1. The most obvious way of marketing a spirit to suggest that it is Scotch Whisky when it is not, is use of the description "Scotch Whisky" itself. All brands of Scotch Whisky must be registered with HMRC. It is illegal to place a brand of Scotch Whisky on the market if it has not been registered on the verified list of brands.
If you come across a product described as a "Scotch Whisky", you can type the brand name into HMRC’s look-up facility. If it is not listed, you can report the brand to us using the contact details below.
2. In many cases, rather than misusing the description “Scotch Whisky”, producers adopt a subtler approach and will often try to suggest that their products are Scotch Whisky by using indirect indications of Scottish origin. There are many ways of suggesting that a spirit is Scotch Whisky without actually using those words. For example, terms most commonly associated with Scotland, such as Loch, Highland or Glen may be used, or labels may include tartan, bagpipes, or figures dressed in the traditional Scottish kilt. Words and images like this are used to make the consumer think they are purchasing Scotch Whisky.
3. Some whiskies can be sold with false age claims. In many countries consumers are prepared to pay a premium for older products and as maturation is an expensive process, there are large profits to be made by printing false age statements on younger spirits. Age is determined by the number of years a spirit has matured in the cask. Any age statement must refer only to the youngest spirit in blend.
news & commentary
Decision over Glen Buchenbach upheld by appeal court
The SWA has won the legal case against the use of 'Glen' in Germany.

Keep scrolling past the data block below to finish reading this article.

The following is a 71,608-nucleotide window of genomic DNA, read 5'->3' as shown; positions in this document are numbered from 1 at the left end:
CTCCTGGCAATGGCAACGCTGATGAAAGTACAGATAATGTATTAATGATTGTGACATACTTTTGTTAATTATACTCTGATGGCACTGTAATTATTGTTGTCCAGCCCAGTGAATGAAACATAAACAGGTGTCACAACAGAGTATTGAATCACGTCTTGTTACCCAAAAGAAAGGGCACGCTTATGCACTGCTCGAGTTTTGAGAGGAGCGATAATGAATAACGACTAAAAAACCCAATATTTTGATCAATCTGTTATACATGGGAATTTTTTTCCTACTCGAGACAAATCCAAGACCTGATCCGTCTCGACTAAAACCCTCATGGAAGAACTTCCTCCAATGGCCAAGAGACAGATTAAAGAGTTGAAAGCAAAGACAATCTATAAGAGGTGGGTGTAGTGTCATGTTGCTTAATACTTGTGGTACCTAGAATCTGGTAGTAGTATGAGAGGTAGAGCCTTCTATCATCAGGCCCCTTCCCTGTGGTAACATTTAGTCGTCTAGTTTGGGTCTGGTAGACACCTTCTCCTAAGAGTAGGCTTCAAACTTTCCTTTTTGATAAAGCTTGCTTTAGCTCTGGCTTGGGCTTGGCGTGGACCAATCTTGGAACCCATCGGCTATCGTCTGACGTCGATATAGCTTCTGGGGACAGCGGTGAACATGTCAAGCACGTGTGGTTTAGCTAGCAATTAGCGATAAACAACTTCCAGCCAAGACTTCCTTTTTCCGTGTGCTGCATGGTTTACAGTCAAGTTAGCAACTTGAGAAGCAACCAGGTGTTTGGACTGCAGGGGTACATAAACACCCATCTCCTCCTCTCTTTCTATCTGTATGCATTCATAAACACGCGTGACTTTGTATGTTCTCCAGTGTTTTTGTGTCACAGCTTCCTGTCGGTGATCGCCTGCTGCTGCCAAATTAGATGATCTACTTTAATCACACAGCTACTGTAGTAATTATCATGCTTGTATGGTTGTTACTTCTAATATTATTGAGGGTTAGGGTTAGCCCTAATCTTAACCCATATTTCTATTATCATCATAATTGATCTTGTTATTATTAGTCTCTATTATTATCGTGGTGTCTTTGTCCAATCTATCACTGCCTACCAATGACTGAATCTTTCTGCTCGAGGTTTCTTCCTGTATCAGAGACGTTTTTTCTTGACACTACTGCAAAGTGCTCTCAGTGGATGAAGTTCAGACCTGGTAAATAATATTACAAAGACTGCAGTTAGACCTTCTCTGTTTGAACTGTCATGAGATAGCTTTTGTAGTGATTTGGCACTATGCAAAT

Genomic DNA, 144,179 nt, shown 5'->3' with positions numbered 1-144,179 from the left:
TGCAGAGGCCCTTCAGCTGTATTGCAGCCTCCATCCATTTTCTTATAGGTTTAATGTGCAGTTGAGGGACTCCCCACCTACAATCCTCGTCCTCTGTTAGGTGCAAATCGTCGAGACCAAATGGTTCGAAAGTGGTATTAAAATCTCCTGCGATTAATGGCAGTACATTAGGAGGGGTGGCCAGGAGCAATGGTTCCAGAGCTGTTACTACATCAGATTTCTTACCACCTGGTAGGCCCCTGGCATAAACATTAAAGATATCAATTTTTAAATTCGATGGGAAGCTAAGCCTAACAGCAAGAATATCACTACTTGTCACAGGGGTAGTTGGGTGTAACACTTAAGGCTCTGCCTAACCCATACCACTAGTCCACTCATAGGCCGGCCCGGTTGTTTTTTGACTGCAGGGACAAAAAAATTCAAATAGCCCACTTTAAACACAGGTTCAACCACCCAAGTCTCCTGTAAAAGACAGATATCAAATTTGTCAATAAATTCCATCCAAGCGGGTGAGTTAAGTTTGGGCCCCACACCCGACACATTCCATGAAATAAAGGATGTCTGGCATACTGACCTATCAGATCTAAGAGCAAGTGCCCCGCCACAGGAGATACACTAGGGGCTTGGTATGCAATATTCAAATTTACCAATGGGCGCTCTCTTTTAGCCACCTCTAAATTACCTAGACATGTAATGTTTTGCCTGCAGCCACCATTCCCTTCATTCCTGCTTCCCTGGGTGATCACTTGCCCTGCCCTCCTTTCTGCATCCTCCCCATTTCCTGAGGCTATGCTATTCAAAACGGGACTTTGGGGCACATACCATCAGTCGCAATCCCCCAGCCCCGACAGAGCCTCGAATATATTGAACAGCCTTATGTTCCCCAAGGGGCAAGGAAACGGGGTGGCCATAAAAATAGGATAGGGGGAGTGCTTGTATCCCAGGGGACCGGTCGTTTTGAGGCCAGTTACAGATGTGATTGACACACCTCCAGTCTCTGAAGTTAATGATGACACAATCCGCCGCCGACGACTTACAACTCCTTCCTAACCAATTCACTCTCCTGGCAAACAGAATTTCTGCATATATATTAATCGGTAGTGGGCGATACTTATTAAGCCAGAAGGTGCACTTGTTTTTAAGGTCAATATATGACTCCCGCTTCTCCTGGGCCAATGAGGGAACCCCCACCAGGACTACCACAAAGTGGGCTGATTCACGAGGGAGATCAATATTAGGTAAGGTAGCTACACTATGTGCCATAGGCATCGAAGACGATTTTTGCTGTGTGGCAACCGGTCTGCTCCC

Scotch Whisky is registered as a GI in Laos
Scotch Whisky has officially been registered as a Geographical Indication in Laos
SWA releases new guidance on personal investment in Scotch Whisky casks
The SWA has published guidance for individuals looking to invest in Scotch Whisky casks.
SWA legal team wins 'Team of the Year' award
The SWA has been recognised for its work to protect Scotch Whisky at an awards ceremony in Boston.
SWA Comments on Glen Buchenbach case
Our case against Glen Buchenbach presented clear and compelling evidence to the court that 'Glen' is strongly associated with Scotland and Scotch Whisky, and the only reason to use 'Glen' for a German whisky is because of its undoubted association with Scotch Whisky.
Scotch Whisky granted certification trademark in South Africa
'Scotch Whisky' registered as a certification trademark in South Africa
Protecting Scotch in the age of Brexit
The UK is preparing for a time of great change as we approach Brexit. Leaving the European Union will undoubtedly have a major impact on British industries and exporters, including Scotch Whisky.
SWA secures GI protection for Scotch Whisky in New Zealand
Scotland's national drink has secured enhanced legal protection in New Zealand after the Scotch Whisky Association's application to register "Scotch Whisky" as a Geographical Indication (GI) was successful.
10 year renewal of Scotch Whisky trademark in China announced during Prime Minister trade visit
The Scotch Whisky Association (SWA) has renewed its collective trademarks 'SCOTCH WHISKY' and its translation '苏格兰威士忌' in China until November 2028. As a result, Scotch Whisky is officially protected from locally produced copies for a further 10 years.
Thinking of investing in Scotch Whisky?
The SWA has produced guidance for consumers of what to consider when investing in a cask of Scotch Whisky.
Scotch Whisky Regulations 2009: Guidance for Producers and Bottlers
The following guidance is aimed at assisting those producing and selling Scotch Whisky, and those designing labels, packaging and advertising, to comply with the 2009 Scotch Whisky Regulations.